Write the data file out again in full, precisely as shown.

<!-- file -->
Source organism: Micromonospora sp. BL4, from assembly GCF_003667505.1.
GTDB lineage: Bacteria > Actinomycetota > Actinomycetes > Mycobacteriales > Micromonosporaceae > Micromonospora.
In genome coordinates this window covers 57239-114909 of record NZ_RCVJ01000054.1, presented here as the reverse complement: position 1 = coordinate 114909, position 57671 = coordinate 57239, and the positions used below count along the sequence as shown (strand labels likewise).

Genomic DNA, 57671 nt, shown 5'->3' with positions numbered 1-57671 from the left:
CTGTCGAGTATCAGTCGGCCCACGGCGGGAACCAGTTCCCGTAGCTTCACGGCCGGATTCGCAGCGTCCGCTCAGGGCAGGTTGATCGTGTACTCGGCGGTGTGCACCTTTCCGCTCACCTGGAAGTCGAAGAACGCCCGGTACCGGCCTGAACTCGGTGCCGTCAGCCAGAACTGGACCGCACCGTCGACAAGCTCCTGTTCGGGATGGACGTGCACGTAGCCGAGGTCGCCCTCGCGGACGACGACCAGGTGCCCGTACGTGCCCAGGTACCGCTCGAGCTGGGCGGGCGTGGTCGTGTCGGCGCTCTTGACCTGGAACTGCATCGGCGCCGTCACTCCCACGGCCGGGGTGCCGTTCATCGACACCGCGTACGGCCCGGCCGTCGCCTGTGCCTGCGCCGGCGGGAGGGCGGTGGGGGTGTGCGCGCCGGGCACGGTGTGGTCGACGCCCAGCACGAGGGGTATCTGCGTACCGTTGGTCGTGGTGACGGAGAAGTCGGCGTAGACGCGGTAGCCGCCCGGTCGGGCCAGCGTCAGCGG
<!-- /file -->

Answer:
Source organism: Micromonospora sp. BL4, from assembly GCF_003667505.1.
GTDB lineage: Bacteria > Actinomycetota > Actinomycetes > Mycobacteriales > Micromonosporaceae > Micromonospora.
In genome coordinates this window covers 57239-114909 of record NZ_RCVJ01000054.1, presented here as the reverse complement: position 1 = coordinate 114909, position 57671 = coordinate 57239, and the positions used below count along the sequence as shown (strand labels likewise).

Genomic DNA, 57671 nt, shown 5'->3' with positions numbered 1-57671 from the left:
CTGTCGAGTATCAGTCGGCCCACGGCGGGAACCAGTTCCCGTAGCTTCACGGCCGGATTCGCAGCGTCCGCTCAGGGCAGGTTGATCGTGTACTCGGCGGTGTGCACCTTTCCGCTCACCTGGAAGTCGAAGAACGCCCGGTACCGGCCTGAACTCGGTGCCGTCAGCCAGAACTGGACCGCACCGTCGACAAGCTCCTGTTCGGGATGGACGTGCACGTAGCCGAGGTCGCCCTCGCGGACGACGACCAGGTGCCCGTACGTGCCCAGGTACCGCTCGAGCTGGGCGGGCGTGGTCGTGTCGGCGCTCTTGACCTGGAACTGCATCGGCGCCGTCACTCCCACGGCCGGGGTGCCGTTCATCGACACCGCGTACGGCCCGGCCGTCGCCTGTGCCTGCGCCGGCGGGAGGGCGGTGGGGGTGTGCGCGCCGGGCACGGTGTGGTCGACGCCCAGCACGAGGGGTATCTGCGTACCGTTGGTCGTGGTGACGGAGAAGTCGGCGTAGACGCGGTAGCCGCCCGGTCGGGCCAGCGTCAGCGG